Postby addams » Mon Sep 27, 2010 5:02 am UTC

'Plato and the Platypus', might be just what you are looking for. It is smart and funny.
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Re: I need a book recommendation (Renamed : Recom'd me a boo

Postby addams » Mon Sep 27, 2010 5:08 am UTC

Aldarion wrote:After watching Life on Mars and Ashes to Ashes, I'm desperate for a book with a similar plot style.

It definitely doesn't have to be about coma, hallucinations or going back in time; what I'm looking for is the general spirit: a big mystery, many levels of meaning, lots of little details coming together, subtle clues that later turn out to be important, some things like the weird flashbacks in LoM and AtA, or the arc-themes (Test Card Girl, The Clown, Bowie music).
The most important thing, really, is lots of very strange and unexplained stuff happening, and then an explanation that would make it all clear in a flash of Fridge Brilliance, and without being a blatant cheat like "It's all hallucination anyway, so the details don't matter much".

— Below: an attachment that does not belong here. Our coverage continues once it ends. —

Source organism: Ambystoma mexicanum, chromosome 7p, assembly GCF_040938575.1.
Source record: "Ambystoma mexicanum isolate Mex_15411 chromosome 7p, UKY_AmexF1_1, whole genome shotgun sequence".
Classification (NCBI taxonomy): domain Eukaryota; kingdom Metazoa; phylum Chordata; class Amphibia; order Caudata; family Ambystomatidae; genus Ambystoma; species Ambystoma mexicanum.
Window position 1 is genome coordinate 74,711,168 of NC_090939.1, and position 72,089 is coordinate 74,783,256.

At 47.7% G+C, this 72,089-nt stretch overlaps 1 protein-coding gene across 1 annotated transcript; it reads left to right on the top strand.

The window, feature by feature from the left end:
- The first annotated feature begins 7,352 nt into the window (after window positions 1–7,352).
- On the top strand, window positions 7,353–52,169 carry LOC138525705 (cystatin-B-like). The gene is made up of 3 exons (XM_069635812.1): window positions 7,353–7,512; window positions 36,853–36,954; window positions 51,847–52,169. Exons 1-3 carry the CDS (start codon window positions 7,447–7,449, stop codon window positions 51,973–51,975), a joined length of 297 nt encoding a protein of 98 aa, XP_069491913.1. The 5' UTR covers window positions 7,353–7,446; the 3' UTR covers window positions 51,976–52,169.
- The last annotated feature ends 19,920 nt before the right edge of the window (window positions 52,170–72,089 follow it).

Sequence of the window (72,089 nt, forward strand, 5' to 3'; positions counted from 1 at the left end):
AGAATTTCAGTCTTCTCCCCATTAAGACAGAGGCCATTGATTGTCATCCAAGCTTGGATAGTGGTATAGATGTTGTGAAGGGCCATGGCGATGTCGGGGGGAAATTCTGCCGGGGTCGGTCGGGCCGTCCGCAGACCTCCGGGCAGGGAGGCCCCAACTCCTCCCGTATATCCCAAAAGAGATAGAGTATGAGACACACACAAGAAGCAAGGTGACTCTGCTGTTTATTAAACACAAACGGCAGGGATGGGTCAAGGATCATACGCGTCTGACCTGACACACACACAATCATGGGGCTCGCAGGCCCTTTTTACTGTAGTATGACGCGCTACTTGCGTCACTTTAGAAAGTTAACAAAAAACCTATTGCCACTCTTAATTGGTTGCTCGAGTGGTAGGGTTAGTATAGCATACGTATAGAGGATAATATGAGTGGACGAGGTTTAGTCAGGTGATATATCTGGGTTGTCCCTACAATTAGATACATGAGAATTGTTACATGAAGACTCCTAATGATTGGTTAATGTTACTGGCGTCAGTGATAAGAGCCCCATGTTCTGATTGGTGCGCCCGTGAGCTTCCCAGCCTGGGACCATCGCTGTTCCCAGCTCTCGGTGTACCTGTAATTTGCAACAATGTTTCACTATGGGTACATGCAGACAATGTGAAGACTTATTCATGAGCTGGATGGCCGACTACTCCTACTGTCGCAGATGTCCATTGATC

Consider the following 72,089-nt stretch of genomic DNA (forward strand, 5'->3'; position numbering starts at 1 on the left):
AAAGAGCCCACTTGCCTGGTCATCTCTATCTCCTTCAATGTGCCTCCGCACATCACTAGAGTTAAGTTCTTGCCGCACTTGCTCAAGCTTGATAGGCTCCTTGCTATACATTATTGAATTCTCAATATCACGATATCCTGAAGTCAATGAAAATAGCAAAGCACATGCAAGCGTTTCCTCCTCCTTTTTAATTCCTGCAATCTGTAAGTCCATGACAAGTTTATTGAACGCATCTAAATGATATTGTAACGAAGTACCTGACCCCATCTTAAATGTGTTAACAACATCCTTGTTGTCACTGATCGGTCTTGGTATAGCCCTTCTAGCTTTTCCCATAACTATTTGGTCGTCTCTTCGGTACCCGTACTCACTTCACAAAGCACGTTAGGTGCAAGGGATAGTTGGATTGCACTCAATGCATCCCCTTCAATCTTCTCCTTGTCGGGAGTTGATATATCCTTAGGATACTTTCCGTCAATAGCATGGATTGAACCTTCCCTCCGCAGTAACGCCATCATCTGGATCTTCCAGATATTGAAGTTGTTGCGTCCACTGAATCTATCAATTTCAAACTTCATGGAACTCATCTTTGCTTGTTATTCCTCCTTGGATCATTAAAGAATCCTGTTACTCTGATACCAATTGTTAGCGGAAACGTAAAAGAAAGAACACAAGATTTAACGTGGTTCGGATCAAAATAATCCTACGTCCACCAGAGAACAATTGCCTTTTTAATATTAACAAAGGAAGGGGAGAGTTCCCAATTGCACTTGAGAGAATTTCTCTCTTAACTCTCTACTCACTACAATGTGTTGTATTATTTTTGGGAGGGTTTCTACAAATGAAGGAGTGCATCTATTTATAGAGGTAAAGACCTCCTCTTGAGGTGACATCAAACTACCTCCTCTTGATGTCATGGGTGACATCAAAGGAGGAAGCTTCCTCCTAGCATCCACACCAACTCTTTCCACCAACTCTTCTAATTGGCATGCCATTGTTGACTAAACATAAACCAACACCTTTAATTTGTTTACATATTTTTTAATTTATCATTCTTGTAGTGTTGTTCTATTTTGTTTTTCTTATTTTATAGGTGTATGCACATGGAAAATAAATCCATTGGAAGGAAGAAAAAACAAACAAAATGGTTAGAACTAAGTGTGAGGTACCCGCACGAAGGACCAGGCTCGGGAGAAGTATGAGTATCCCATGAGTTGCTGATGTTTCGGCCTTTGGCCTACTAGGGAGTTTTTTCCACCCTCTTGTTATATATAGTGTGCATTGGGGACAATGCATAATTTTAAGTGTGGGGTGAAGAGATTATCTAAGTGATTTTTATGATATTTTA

Also, while I'm at it, there's another book I'd like to read (if it exists). There's the common plot about a modern-day loser who dreams of Olden Times, when there were Knights and Swords and Adventure and Beautiful Princesses and Bravery and Many Other capital-Letter Words. In the course of the book (or film) the loser somehow winds up in those Olden Times, where he really stops being a loser, learns to use a Sword, meets up with some Knights, has some Adventures, displays Bravery, wins himself a Beautiful Princess and so on, and then returns to the present filled with confidence and starts a new life. I'm sure you've read a book or two with such a plot, and definitely seen a couple of movies. But I'd like to see a variation on this plot: the loser winds up in the Olden times, but quickly finds out that Swords are heavy, Knights are more drunk and sweaty that daring and shiny, Adventure equals "something that can get you killed easily" rather than "an exciting way to alleviate boredom", and that being in the Olden Times really doesn't make it any easier to display Bravery. Also, he finds out that Princesses, believe it or not, aren't easily available, and that - oh, the horror! - most of them dare not to be Beautiful. The book doesn't have a happy end at all. The emphasis is really on this — it's not that he realizes that his dream world is not as perfect as he thought and then manages to get over it, but exactly the opposite — he doesn't get over it and has all his [day]dreams shattered.